Theological Reflections on Moral Theories

A special issue of Religions (ISSN 2077-1444). This special issue belongs to the section "Religions and Humanities/Philosophies".

Deadline for manuscript submissions: 30 November 2024 | Viewed by 136

Special Issue Editor


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Guest Editor
Asbury Theological Seminary, Wilmore, KY 40390, USA
Interests: philosophy of religion; moral philosophy; value theory; justice and desert

Special Issue Information

Dear Colleagues,

The editors of this Special Issue invite contributions that explore the theological merits and/or shortcomings of normative theories proposed by moral philosophers.

The project of modern moral philosophy has largely been to identify principles that explain why we ought to act in certain ways. Sometimes an overarching principle is offered as the central framework for ethics (e.g., versions of utilitarianism or egalitarianism). Sometimes multiple principles are offered as guides for our decision making (e.g., autonomy; respect; nonmaleficence; beneficence). Sometimes new considerations are offered in thinking through how we should apply existing, accepted principles (e.g., Longtermism).

How should the theist respond to the various proposals of modern moral philosophy? The aim of this Special Issue is to explore the theological concerns one might have with the moral principles and, more generally, the ethical theories put forth by moral philosophers. Perhaps, in some cases, theists should count the moral philosopher as an ally in the work of identifying norms toward which we should all strive in improving lives. Perhaps, in other cases, theists will view some ideal identified by the moral philosopher as partly obscuring, or even working against, the vision they understand God to have for our life together in community.

For this Special Issue, we invite theological reflections on moral theories. Original research articles and reviews are welcome. Research areas may include (but are not limited to) the following:

  • To what extent do proposals of moral principles—e.g. Utilitarianism, Egalitarianism, theories of rights—overlap with the teachings of a particular religion like Christianity?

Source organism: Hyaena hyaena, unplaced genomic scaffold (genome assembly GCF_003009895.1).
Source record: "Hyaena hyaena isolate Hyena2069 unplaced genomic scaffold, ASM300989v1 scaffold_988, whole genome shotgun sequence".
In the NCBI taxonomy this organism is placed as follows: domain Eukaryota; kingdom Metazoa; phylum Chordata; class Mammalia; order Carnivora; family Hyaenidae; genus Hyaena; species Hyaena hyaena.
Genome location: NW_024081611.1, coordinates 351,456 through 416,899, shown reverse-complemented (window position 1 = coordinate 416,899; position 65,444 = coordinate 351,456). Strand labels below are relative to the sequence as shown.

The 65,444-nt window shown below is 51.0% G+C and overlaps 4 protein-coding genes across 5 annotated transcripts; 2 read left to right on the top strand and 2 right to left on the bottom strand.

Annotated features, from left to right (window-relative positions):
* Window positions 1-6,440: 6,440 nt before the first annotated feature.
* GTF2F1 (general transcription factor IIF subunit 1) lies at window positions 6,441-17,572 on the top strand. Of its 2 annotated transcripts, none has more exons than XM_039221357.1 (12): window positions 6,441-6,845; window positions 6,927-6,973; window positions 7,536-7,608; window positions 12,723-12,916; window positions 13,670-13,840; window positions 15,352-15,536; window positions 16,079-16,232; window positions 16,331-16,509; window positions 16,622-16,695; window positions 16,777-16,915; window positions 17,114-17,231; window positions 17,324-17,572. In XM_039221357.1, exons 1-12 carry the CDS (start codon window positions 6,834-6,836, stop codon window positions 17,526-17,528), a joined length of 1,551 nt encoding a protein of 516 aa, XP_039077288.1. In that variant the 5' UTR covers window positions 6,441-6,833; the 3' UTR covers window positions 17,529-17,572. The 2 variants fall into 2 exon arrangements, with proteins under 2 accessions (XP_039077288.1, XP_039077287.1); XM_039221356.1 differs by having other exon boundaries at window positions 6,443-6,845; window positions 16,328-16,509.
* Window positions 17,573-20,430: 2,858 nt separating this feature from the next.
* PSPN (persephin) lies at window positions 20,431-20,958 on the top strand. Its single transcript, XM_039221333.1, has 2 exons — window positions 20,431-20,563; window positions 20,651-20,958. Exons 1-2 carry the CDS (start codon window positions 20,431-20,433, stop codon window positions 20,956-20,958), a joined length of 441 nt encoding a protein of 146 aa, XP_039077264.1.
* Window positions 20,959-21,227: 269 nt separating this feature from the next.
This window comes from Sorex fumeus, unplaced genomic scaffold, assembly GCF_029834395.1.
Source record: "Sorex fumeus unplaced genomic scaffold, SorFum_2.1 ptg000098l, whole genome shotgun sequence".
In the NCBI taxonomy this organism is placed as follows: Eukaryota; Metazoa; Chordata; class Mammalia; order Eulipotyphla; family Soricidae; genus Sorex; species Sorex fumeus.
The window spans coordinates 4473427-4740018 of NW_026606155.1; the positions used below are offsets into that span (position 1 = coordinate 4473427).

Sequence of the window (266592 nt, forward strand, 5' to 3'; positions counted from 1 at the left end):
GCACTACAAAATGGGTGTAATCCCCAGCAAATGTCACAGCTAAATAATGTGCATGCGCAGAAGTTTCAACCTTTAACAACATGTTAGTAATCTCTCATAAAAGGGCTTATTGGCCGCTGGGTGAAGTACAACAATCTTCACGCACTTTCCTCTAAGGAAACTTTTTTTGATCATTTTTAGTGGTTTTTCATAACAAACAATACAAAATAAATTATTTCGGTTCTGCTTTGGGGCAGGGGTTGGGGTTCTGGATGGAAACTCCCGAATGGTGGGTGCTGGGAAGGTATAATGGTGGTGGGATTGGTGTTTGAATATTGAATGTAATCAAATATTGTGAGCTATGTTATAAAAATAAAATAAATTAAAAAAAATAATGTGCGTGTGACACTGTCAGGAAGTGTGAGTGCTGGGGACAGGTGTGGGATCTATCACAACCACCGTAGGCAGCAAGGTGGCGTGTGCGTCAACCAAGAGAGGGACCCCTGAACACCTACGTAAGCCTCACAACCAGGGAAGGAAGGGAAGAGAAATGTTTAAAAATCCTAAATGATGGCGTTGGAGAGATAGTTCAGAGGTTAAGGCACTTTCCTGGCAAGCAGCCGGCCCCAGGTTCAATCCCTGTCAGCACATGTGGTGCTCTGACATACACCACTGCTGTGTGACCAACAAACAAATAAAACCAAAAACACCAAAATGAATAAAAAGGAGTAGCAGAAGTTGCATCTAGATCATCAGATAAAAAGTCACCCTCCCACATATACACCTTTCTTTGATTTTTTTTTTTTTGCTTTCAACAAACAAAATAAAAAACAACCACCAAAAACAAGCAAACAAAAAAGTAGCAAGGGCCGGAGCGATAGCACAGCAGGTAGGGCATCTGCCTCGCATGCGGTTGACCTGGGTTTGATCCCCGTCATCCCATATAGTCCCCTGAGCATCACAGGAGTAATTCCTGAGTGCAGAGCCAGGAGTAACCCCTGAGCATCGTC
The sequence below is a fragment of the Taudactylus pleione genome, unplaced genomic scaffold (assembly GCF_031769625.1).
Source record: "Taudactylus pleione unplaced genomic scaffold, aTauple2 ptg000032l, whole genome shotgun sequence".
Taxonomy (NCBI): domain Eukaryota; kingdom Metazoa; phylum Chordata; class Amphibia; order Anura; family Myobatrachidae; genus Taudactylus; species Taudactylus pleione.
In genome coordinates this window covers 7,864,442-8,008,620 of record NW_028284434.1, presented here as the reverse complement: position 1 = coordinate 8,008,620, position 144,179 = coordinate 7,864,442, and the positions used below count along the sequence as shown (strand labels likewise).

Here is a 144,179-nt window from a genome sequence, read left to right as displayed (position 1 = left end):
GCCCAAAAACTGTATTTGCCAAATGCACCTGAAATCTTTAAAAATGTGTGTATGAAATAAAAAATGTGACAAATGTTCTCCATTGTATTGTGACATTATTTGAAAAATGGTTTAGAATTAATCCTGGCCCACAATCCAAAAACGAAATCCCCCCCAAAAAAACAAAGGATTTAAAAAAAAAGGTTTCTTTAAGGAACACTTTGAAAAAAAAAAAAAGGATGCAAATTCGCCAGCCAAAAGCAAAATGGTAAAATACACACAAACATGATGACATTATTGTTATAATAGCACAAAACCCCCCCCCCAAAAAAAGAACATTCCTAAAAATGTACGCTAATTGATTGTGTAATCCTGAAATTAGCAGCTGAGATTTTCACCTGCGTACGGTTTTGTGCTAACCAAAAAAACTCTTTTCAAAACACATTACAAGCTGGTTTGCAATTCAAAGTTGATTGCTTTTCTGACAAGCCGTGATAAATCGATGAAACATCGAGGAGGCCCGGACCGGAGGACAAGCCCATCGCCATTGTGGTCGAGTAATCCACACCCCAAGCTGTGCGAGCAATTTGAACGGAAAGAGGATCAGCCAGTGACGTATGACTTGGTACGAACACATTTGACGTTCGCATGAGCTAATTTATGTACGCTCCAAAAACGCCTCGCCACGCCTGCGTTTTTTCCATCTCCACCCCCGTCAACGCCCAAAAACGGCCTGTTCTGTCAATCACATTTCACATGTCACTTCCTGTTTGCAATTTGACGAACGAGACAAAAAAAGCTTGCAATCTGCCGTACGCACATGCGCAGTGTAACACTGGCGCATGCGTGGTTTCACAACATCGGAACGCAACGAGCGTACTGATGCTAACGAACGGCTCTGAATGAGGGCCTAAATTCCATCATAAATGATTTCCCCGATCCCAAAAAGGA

• Are there theological concerns to raise about the way in which the “moral ought” has been derived in modern moral philosophy?
  • Must theists reject Constructivist accounts of morality?
  • What advantages or difficulties does “a community seeking to follow God’s commands as best it can discern them” have in comparison to “a community accountable to one another at it seeks to do what is best by its own lights”?
  • Are there theological reasons to be wary of the recent “Longtermism” movement?
  • Do religious institutions hold more promise for advancing human flourishing than appeals to moral codes tied to no historical setting?
  • How optimistic should we be that secular accounts of human well-being informed by empirical studies might approximate a theological anthropology offered by a particular religion like Christianity?

We request that, prior to submitting a manuscript, interested authors initially submit a proposed title and an abstract of 200–300 words summarizing their intended contribution. Please send it to the Guest Editor (kevin.kinghorn@asburyseminary.edu) or to the Editorial Office of Religions (religions@mdpi.com). Abstracts will be reviewed by the Guest Editor for the purpose of ensuring proper fit within the scope of the Special Issue. Full manuscripts will undergo double-blind peer review. We look forward to receiving your contributions.

Prof. Dr. Kevin Kinghorn
Guest Editor

Manuscript Submission Information

Manuscripts should be submitted online at www.mdpi.com by registering and logging in to this website. Once you are registered, click here to go to the submission form. Manuscripts can be submitted until the deadline. All submissions that pass pre-check are peer-reviewed. Accepted papers will be published continuously in the journal (as soon as accepted) and will be listed together on the special issue website. Research articles, review articles as well as short communications are invited. For planned papers, a title and short abstract (about 100 words) can be sent to the Editorial Office for announcement on this website.

Submitted manuscripts should not have been published previously, nor be under consideration for publication elsewhere (except conference proceedings papers). All manuscripts are thoroughly refereed through a double-blind peer-review process. A guide for authors and other relevant information for submission of manuscripts is available on the Instructions for Authors page. Religions is an international peer-reviewed open access monthly journal published by MDPI.

Please visit the Instructions for Authors page before submitting a manuscript. The Article Processing Charge (APC) for publication in this open access journal is 1800 CHF (Swiss Francs). Submitted papers should be well formatted and use good English. Authors may use MDPI's English editing service prior to publication or during author revisions.

Keywords

  • moral principles
  • normativity
  • theistic ethics
  • moral theology
  • value theory
  • well-being
  • rights
  • divine commands

Published Papers

This special issue is now open for submission.
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